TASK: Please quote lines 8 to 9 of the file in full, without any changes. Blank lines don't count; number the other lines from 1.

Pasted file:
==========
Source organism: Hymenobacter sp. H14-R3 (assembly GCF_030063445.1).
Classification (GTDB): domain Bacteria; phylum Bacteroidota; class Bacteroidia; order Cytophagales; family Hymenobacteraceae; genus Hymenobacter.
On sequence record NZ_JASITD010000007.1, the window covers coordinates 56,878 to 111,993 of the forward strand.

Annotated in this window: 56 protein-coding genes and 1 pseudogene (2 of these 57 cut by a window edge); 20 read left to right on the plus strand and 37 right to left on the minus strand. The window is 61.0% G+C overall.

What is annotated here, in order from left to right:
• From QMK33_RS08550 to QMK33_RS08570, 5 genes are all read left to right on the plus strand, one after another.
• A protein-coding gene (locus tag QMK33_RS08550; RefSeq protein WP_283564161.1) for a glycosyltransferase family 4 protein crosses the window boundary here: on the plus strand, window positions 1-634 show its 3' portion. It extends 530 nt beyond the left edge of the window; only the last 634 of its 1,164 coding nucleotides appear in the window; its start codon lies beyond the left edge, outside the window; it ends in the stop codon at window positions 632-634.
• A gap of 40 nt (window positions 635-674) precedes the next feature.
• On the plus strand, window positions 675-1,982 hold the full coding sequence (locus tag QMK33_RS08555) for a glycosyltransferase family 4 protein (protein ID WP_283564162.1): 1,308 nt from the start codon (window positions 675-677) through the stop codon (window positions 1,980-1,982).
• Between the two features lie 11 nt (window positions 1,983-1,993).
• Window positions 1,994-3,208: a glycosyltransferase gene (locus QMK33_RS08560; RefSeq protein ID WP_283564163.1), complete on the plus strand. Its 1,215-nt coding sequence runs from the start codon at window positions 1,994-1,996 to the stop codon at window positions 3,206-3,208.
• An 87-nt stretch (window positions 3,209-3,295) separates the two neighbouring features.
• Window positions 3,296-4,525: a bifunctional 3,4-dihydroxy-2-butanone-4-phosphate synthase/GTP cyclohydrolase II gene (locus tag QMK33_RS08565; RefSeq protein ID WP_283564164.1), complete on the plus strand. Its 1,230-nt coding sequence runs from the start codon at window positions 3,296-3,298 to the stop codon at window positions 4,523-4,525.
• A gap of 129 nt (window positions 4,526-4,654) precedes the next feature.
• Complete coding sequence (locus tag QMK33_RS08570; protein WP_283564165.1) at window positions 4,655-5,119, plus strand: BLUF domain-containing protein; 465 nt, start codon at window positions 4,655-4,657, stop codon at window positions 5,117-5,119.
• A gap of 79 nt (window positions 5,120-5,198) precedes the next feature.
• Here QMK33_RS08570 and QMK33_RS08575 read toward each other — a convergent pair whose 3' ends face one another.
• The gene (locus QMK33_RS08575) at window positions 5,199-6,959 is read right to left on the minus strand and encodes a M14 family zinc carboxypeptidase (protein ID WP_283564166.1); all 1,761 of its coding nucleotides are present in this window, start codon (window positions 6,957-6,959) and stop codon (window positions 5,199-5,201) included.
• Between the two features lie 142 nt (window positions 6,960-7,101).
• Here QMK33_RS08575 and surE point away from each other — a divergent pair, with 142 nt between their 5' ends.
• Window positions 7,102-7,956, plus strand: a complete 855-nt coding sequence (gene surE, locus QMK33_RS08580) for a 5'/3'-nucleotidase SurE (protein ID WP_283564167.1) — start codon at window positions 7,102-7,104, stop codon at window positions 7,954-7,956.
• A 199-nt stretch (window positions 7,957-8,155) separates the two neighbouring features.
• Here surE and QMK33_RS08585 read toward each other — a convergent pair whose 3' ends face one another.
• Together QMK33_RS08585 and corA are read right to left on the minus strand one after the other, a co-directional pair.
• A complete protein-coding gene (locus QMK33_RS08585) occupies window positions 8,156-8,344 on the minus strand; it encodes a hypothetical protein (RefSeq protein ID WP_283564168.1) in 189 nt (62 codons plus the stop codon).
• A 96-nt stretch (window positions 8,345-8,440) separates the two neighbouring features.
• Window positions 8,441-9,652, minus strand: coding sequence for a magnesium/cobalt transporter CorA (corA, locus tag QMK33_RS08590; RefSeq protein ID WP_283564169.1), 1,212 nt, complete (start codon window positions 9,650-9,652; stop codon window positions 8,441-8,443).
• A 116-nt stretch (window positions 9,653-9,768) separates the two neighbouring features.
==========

• A gap of 40 nt (window positions 635-674) precedes the next feature.
• On the plus strand, window positions 675-1,982 hold the full coding sequence (locus tag QMK33_RS08555) for a glycosyltransferase family 4 protein (protein ID WP_283564162.1): 1,308 nt from the start codon (window positions 675-677) through the stop codon (window positions 1,980-1,982).